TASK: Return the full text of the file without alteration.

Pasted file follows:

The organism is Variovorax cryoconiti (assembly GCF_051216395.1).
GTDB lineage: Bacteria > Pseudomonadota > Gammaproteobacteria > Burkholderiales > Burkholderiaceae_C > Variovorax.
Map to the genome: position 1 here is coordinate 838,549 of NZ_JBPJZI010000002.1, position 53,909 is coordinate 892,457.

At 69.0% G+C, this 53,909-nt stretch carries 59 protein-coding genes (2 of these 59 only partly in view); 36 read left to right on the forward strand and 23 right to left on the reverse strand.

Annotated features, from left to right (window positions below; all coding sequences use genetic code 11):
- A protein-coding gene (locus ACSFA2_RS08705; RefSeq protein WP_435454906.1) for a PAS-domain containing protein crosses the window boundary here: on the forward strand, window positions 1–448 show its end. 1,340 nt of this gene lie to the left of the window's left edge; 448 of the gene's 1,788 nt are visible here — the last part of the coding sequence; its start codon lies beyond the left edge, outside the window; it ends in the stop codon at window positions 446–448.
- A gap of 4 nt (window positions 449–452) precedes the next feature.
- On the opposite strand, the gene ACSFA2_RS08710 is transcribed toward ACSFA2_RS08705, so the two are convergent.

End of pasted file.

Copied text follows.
The organism is Variovorax cryoconiti (assembly GCF_051216395.1).
GTDB lineage: Bacteria > Pseudomonadota > Gammaproteobacteria > Burkholderiales > Burkholderiaceae_C > Variovorax.
Map to the genome: position 1 here is coordinate 838,549 of NZ_JBPJZI010000002.1, position 53,909 is coordinate 892,457.

At 69.0% G+C, this 53,909-nt stretch carries 59 protein-coding genes (2 of these 59 only partly in view); 36 read left to right on the forward strand and 23 right to left on the reverse strand.

Annotated features, from left to right (window positions below; all coding sequences use genetic code 11):
- A protein-coding gene (locus ACSFA2_RS08705; RefSeq protein WP_435454906.1) for a PAS-domain containing protein crosses the window boundary here: on the forward strand, window positions 1–448 show its end. 1,340 nt of this gene lie to the left of the window's left edge; 448 of the gene's 1,788 nt are visible here — the last part of the coding sequence; its start codon lies beyond the left edge, outside the window; it ends in the stop codon at window positions 446–448.
- A gap of 4 nt (window positions 449–452) precedes the next feature.
- On the opposite strand, the gene ACSFA2_RS08710 is transcribed toward ACSFA2_RS08705, so the two are convergent.